SA Banks Warned To Stop Using RDP Houses As Collateral
South Africa’s Minister of Human Settlements, Lindiwe Sisulu warns SA banks to stop selling RDP houses in order to settle debts.
Banks cannot sell government subsidised houses to settle short-term debts, the Minister asserted.
The warning follows media reports which circulated that banks are auctioning Government RDP houses to settle small debts.
While the Minister has already directed the Department of Human Settlement to carry out an urgent investigation into the matter, she contended that Banks should not under any circumstances auction a Government subsidised house to settle any debt.
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Excerpt from the media statement the Department of Human Settlement issued in this regard read:
“The Minister of Human Settlements…has noted with regret media reports…that Banks are auctioning Government subsidised houses affectionately known as RDP houses to settle short term or small debts.
The Minister is of the view that Banks should not under any circumstances auction a Government subsidised house or RDP to settle any debt.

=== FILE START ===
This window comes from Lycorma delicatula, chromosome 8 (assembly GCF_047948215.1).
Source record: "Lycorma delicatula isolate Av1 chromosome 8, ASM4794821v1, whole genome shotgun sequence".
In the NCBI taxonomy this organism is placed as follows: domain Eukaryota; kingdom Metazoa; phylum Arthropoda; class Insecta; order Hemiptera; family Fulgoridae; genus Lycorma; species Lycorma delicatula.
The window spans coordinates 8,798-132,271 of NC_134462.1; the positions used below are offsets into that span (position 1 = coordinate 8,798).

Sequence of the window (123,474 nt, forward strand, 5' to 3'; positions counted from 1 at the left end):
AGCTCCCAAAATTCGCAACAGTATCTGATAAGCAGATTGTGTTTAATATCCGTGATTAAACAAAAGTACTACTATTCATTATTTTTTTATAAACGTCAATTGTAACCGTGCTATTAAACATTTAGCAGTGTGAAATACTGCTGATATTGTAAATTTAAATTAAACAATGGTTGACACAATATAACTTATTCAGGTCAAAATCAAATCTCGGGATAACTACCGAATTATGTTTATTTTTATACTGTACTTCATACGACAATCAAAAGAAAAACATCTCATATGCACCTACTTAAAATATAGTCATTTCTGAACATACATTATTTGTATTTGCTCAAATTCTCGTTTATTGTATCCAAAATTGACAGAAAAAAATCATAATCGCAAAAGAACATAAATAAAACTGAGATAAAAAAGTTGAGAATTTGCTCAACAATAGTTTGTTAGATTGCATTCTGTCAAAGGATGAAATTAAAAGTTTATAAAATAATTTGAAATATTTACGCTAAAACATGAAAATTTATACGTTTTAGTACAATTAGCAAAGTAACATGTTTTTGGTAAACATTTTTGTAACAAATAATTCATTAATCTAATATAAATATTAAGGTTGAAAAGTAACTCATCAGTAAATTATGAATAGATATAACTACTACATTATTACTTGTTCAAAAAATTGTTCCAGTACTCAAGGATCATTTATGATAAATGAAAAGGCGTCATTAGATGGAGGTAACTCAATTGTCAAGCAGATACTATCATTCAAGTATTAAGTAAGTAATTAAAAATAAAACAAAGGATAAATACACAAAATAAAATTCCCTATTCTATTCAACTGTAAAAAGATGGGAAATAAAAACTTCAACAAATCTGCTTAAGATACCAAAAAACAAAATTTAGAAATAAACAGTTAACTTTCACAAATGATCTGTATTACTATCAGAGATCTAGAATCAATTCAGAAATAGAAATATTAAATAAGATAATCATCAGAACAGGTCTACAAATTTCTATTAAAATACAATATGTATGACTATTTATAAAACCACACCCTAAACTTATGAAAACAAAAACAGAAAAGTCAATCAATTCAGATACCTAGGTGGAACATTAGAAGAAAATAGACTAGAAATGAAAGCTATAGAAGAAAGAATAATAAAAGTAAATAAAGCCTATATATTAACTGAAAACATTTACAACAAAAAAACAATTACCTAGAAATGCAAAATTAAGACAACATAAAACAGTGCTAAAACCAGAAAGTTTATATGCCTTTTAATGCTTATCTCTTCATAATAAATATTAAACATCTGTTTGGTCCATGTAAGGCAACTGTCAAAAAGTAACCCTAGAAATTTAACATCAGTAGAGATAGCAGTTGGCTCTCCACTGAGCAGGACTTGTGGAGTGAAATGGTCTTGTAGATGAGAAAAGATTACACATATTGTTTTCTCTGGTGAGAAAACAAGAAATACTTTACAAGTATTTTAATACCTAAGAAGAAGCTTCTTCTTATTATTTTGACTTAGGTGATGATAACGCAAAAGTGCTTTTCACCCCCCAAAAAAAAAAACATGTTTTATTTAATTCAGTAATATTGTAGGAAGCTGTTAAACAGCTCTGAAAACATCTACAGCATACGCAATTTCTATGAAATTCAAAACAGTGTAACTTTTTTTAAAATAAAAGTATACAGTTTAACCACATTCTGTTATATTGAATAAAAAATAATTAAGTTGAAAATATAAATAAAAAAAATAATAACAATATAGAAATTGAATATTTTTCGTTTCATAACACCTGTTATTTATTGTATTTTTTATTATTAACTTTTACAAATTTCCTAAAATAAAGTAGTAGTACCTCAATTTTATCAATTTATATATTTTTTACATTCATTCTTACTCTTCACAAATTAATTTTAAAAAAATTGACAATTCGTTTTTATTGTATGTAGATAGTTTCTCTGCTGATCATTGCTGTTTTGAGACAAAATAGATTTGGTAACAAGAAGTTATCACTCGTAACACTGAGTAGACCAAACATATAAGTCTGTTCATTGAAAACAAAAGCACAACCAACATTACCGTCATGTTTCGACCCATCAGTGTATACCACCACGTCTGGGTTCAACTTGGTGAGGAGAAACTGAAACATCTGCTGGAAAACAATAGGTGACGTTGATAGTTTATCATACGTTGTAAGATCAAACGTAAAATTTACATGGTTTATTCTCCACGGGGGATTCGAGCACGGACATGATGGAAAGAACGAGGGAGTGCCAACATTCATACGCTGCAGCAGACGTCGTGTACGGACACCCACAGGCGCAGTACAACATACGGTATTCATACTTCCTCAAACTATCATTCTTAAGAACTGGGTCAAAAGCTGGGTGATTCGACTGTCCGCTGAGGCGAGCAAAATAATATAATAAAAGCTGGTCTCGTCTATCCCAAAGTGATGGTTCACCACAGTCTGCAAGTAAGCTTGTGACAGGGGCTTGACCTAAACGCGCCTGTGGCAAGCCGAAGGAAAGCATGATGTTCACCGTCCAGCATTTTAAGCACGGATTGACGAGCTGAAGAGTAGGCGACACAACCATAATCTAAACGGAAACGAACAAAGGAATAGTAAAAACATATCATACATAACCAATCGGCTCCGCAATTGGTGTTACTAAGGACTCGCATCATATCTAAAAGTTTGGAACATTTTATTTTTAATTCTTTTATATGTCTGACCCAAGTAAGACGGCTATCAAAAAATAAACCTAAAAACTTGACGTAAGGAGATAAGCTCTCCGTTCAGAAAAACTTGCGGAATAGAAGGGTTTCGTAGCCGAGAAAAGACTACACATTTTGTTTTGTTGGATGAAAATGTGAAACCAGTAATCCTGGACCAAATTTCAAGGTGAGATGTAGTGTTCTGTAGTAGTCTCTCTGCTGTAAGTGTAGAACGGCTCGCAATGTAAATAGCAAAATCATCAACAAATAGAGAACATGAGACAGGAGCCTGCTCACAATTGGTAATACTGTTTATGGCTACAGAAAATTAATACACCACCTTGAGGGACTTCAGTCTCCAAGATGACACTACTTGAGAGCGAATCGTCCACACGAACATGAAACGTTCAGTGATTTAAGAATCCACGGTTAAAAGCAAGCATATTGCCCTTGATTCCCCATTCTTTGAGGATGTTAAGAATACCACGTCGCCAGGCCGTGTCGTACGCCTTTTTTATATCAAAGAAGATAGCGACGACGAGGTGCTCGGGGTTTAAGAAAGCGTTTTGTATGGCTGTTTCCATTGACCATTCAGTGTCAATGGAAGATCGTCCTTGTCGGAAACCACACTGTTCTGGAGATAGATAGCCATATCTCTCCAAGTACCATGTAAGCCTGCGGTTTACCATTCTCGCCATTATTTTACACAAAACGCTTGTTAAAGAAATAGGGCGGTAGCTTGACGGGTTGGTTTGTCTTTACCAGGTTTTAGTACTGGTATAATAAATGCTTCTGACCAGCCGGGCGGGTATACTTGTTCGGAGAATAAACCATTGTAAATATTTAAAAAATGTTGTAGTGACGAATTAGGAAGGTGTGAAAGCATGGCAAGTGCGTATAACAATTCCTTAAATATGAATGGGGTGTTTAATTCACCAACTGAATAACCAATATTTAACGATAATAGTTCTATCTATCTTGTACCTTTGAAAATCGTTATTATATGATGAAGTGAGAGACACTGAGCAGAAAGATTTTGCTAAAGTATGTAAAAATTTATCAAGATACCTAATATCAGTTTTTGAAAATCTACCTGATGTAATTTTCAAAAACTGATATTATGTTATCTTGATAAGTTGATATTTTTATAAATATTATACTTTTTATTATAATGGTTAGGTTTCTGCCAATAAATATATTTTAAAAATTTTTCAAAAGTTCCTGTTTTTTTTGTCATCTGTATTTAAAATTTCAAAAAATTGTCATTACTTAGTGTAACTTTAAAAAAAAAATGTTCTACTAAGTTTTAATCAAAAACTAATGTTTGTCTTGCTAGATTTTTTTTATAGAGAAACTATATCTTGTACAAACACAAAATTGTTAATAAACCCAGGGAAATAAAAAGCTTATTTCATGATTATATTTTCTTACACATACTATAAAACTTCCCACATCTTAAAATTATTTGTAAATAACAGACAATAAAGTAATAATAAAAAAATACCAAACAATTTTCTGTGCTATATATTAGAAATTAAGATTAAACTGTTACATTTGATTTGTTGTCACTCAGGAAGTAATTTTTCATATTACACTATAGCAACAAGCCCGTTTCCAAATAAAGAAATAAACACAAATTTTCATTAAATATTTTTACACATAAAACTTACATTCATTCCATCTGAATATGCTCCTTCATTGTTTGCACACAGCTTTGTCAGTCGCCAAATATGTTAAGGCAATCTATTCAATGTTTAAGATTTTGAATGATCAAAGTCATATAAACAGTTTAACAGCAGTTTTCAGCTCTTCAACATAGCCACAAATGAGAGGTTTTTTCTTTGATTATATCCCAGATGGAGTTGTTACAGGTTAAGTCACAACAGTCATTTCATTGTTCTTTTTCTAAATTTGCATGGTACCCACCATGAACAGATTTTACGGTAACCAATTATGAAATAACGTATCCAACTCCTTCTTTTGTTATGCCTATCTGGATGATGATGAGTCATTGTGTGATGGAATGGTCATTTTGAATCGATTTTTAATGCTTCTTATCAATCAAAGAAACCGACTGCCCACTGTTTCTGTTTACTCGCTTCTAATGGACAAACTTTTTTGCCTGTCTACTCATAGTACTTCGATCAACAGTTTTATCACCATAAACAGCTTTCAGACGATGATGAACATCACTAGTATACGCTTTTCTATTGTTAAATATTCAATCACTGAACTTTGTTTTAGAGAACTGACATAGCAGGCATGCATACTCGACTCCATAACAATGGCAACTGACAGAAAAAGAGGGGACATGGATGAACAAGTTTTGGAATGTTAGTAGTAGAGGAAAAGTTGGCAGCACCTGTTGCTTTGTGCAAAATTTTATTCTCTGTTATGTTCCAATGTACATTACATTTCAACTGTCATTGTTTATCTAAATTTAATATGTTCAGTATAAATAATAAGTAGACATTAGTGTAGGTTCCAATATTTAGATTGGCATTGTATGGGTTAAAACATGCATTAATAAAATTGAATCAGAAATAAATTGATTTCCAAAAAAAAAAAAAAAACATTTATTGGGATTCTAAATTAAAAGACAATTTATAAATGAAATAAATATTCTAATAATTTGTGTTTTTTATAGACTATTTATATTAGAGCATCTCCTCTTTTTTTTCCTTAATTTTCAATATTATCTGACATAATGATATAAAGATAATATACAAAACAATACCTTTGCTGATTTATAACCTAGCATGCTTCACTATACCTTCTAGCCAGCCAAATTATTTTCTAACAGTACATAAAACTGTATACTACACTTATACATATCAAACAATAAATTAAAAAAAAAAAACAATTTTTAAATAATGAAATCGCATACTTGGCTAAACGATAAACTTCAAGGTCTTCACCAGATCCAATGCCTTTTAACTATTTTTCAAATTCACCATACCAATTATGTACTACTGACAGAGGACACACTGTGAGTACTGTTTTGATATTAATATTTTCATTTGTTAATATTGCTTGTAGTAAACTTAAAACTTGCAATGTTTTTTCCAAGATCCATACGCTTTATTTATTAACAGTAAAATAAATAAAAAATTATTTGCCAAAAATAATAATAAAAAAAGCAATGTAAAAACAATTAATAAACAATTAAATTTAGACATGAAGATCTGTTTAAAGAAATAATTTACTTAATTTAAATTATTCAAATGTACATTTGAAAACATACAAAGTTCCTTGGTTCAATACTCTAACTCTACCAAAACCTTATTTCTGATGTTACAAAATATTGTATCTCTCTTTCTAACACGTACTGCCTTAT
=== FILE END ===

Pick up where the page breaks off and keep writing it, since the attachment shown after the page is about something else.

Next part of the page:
The Government builds and gives indigent South Africans homes. These homes do not belong to one person but to the whole family.
By auctioning this house to settle short term debts the Banks are depriving the whole family a home and in many cases, kids are left stranded.”
It was also disclosed that Minister Sisulu will meet with the leadership of SA Banks to discuss this issue as soon as possible.
In the meantime, Minister Sisulu called on all beneficiaries of RDP houses to value their houses and not use them as security or collateral for short-term debts.
She urged them to preserve the houses for the future generations.
Earlier this year, the Minister divulged that the government will soon introduce laws that will stop the sale of RDP houses.
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Then, Sisulu stressed that government RDP houses aren’t for individuals but for families. “When the government gives a house to the needy, it is for the whole family and not for one person.
“No one must sell the house. It must be passed from generation to generation,” she instructed.